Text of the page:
Racism is inherently generational. We often mimic what our immediate family models, carrying bias onward in time to infect our own family or circle, much like a virus searches for a host.
To break the chain, generational racism must be called out – named. Such racism often hides as a family secret. In private, it’s met with shudders of disgust but never truly challenged: the grandfather who yet rails against President Obama in racist terms. The aunt who has her favored derogatory term for Asians.
Hey, it’s family. And every family has an oddball who doesn’t believe in filters, right?
Stop enabling the oppressors
They’re allowed to be oddballs, but their racist remarks must be dealt with. Either lay down a boundary that has consequences if breached – such as telling them to leave: the room, the house, or if need be, your circle. I’ve spent too long helping others to feel comfortable about their bias by not speaking about it. Racism – and yes, we’re all racist to degrees – needs to be named. Otherwise, it festers. Moreover, it grows.
Case in point: my racist relative. And no, I won’t merely label his vile remarks as “racially charged” or that he had “racial resentment.” You need to call a spade a spade. He was a racist.
At meals with my family, he would toss around the N-word liberally. N this and N that. It was clear to me as the youngest of five (I was around 7 or 8) that my parents were uncomfortable. Unfortunately, they never said a word. They should’ve kicked his ass to the curb – in front of all of us.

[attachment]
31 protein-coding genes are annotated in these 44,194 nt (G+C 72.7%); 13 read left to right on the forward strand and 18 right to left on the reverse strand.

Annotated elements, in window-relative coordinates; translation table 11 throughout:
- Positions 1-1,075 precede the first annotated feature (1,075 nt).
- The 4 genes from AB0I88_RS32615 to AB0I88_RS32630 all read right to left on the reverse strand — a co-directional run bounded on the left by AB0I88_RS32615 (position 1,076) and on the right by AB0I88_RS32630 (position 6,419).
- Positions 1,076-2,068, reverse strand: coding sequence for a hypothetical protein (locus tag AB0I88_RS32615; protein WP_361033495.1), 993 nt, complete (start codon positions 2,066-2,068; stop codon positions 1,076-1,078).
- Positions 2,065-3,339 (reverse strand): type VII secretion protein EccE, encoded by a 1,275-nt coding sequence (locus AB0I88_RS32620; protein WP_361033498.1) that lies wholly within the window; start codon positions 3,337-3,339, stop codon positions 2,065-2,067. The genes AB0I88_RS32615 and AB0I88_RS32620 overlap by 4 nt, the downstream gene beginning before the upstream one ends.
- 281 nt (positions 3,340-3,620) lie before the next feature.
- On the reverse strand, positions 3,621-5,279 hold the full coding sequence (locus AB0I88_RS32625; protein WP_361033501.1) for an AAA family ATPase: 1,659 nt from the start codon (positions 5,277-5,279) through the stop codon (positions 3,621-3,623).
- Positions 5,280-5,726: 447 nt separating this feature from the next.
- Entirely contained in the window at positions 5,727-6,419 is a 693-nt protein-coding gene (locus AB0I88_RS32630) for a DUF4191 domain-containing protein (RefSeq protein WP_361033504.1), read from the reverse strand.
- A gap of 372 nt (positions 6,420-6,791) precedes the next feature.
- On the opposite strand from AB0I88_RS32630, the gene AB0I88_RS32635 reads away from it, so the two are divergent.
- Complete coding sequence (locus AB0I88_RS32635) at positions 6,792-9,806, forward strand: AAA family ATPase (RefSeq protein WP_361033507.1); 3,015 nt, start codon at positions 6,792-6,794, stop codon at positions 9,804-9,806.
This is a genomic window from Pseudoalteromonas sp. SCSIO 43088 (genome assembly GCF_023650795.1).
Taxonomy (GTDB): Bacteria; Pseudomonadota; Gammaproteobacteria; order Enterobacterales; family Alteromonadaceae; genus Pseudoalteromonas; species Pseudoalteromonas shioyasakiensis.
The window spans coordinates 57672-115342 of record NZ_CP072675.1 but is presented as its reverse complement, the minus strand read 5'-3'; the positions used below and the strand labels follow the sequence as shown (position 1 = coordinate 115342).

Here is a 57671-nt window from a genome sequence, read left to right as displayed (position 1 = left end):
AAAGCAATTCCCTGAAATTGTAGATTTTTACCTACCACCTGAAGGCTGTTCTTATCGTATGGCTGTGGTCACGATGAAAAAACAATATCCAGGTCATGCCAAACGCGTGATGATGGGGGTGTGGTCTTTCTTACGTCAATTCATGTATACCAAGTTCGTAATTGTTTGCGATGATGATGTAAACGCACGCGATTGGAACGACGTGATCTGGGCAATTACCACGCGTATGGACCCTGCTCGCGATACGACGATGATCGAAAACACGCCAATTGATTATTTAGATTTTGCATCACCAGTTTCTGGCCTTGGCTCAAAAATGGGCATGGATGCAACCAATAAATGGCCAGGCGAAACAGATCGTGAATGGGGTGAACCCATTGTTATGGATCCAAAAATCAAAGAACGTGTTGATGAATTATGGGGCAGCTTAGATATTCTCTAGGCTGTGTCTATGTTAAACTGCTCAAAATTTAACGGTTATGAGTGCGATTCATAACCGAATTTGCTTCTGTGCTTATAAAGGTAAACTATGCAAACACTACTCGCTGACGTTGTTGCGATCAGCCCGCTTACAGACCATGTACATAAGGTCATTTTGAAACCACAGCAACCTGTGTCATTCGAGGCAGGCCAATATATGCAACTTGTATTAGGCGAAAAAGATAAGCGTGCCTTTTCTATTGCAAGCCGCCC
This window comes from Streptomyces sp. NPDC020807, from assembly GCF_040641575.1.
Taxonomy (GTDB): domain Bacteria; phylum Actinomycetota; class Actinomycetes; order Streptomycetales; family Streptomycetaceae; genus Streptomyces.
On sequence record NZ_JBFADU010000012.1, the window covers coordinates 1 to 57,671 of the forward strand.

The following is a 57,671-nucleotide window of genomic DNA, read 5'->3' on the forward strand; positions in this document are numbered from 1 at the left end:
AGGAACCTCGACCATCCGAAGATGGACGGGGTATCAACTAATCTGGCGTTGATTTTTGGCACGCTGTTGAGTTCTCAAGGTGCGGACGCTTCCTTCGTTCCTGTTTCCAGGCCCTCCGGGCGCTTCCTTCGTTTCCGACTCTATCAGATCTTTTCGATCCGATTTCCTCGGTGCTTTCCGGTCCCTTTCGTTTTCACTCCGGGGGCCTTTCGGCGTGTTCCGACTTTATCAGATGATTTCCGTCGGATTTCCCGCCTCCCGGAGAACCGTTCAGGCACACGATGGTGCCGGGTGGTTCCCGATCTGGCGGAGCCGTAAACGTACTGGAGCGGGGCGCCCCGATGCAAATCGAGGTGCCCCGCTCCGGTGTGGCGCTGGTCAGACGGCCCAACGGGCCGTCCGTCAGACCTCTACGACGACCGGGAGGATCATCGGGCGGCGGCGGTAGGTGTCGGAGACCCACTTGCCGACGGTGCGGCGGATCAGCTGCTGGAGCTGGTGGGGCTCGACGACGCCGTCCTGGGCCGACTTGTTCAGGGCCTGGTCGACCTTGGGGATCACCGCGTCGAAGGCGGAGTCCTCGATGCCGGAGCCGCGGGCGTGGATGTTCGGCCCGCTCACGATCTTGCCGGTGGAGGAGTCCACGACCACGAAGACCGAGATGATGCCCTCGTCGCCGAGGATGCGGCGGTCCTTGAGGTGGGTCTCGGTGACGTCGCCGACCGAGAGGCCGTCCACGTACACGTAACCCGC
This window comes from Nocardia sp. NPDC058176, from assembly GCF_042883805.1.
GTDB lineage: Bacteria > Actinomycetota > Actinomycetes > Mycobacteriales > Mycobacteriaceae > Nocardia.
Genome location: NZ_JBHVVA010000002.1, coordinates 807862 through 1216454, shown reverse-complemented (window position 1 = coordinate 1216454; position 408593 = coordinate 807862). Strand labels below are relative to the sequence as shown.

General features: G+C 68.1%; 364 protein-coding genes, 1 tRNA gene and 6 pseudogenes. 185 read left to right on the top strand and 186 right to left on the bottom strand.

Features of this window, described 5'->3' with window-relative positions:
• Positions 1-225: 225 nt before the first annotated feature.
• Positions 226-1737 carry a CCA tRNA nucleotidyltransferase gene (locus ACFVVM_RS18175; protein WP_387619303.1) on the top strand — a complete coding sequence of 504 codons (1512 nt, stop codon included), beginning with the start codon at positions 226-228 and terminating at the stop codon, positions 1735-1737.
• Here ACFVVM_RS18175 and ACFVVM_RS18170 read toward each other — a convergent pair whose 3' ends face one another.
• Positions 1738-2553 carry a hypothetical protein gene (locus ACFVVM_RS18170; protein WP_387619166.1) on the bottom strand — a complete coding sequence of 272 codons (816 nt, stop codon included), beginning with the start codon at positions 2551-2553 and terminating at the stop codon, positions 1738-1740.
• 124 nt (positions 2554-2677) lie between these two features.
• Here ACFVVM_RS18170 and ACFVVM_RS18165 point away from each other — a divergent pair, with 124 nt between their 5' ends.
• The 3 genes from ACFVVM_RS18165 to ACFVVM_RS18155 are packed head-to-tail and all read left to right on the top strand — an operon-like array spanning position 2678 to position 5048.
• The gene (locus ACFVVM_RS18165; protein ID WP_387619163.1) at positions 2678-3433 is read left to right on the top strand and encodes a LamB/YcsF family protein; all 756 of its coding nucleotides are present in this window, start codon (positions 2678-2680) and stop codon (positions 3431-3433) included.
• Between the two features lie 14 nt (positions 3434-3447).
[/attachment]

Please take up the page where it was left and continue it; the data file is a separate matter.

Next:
Visit after visit, this relative would rail about black people, toss around that incendiary N-word. In my late teens, I started having racist thoughts – not entirely unusual, but the thoughts felt foreign, almost like an implant. I traced them back to my relative and his stream-of-consciousness slam against African-Americans that was never decisively challenged. It had hung in the air amid our family – this person’s strain of hate gradually infecting others,
In my late teens, I had to challenge those noxious thoughts and pluck them out of my head much like removing some Star Trek Borg-implanted device. They were lodged, and without challenge and erasure, they would grow.
Break the cycle – expose the festering family secret
I write about this now in order to name it, and moreover, to end it and break the cycle – to expose the family secret and the festered toxicity. The usual argument against doing so is that it will make people feel uncomfortable and hey, so much time has passed – so what is the point?
That is exactly the point – so much time has passed without the poison being named and nailed. I name it now – and I encourage you to name it within your own family and circles. Get it off your back and get it off the back of history that’s weighted with prejudice and hate.
Also – name racism decisively. Although I always knew this relative made my family feel uncomfortable, my 7-year-old ears needed to hear something far more profound than empty say-nothing silence as he sat at our dinner table, spewing hate.
I needed to hear the roar of distaste. I needed to hear a forceful challenge and the example that a strict boundary would set.
A song from the 1949 Rodgers and Hammerstein Broadway musical “South Pacific” – “You’ve Got to Be Carefully Taught” – puts it well with this verse:
You’ve got to be taught before it’s too late
Before you are six or seven or eight
To hate all the people your relatives hate …
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(Feature photo: John Darroch, Creative Commons license)